MV: When someone takes the time to write a note saying the podcast and blog have helped her in taking the small business leap, or provided him with new insight into further developing his existing practice. It’s a wonderful feeling knowing you're using your talents and abilities to help someone else.

MJF: What’s your short- and long-term vision for Selling the Couch?

MV: For now, my goal is to produce the best podcast possible; helping aspiring and new private practitioners become better business owners, as well as inspiring established practitioners to think about the bigger picture. Long term, I want to use the blog as a platform to help private practitioners develop an online presence through their social media platforms, blogging and engagement. Social justice and advocacy are also things that are very important to me, and I’m exploring some ways to make that vision a reality, as well.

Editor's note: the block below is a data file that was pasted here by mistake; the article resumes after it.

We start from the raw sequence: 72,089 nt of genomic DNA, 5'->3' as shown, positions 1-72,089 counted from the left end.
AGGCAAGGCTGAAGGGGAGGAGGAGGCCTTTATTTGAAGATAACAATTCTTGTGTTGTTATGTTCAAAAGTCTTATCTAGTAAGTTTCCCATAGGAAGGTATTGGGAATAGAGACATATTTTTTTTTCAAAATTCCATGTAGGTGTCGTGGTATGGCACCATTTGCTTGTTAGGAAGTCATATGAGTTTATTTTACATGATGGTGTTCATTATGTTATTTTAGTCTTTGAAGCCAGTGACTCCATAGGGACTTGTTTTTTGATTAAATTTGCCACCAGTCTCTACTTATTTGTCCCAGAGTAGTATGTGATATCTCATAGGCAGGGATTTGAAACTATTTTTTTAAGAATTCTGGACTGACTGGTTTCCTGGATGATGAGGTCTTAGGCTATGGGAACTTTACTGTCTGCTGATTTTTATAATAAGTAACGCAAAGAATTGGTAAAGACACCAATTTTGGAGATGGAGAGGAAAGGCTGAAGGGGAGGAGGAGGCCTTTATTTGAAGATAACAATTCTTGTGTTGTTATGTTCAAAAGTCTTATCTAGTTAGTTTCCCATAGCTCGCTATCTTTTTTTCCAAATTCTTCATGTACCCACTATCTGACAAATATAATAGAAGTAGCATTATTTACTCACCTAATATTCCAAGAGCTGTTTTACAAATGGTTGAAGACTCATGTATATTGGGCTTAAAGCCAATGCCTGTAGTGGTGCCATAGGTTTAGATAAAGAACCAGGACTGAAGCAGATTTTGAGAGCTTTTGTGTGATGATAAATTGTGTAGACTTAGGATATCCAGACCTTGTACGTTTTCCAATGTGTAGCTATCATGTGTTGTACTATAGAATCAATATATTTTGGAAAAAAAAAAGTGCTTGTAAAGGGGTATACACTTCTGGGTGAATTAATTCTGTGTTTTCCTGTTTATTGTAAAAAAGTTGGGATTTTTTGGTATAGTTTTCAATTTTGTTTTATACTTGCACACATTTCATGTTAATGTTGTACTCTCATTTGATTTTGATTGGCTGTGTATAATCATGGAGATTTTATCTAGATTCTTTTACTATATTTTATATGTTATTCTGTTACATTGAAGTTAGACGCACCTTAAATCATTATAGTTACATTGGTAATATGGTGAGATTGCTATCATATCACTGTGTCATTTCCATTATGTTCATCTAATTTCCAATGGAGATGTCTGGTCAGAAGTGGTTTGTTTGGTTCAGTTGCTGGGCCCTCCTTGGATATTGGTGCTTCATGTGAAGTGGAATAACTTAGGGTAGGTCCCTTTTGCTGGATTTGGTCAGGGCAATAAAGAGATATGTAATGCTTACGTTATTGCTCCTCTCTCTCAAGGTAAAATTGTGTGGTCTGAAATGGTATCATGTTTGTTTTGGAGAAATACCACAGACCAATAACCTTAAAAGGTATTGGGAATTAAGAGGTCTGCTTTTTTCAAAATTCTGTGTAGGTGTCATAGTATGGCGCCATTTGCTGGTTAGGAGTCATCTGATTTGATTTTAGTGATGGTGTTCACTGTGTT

Selling the Coach podcasts

Introduction and What to Expect – Melvin Varghese

Lessons from 15 Years in Private Practice – Cory Bank

5 Years and a Thriving Private Practice – Camille McDaniel

How to Stand Out on Twitter – Bud Hennekes

How to Build a Private Practice (Without Relying on Insurance – Keri Nola

Great Audio Made Easy – Matt Maszkzac

On Being a Counselor and Professional Blogger – Michael J. Formica

How to (Really) Build Trust on Your Website – Becky DeGrossa

From Successful Paralegal to Blossoming Therapist – Laura Reagan

Balancing Life and Private Practice – Mari A. Lee

Landing Local Media Interviews – Betsy Fitzpatrick

Private Practice Taking Flight – Deb Owens

© 2015 Michael J. Formica, All Rights Reserved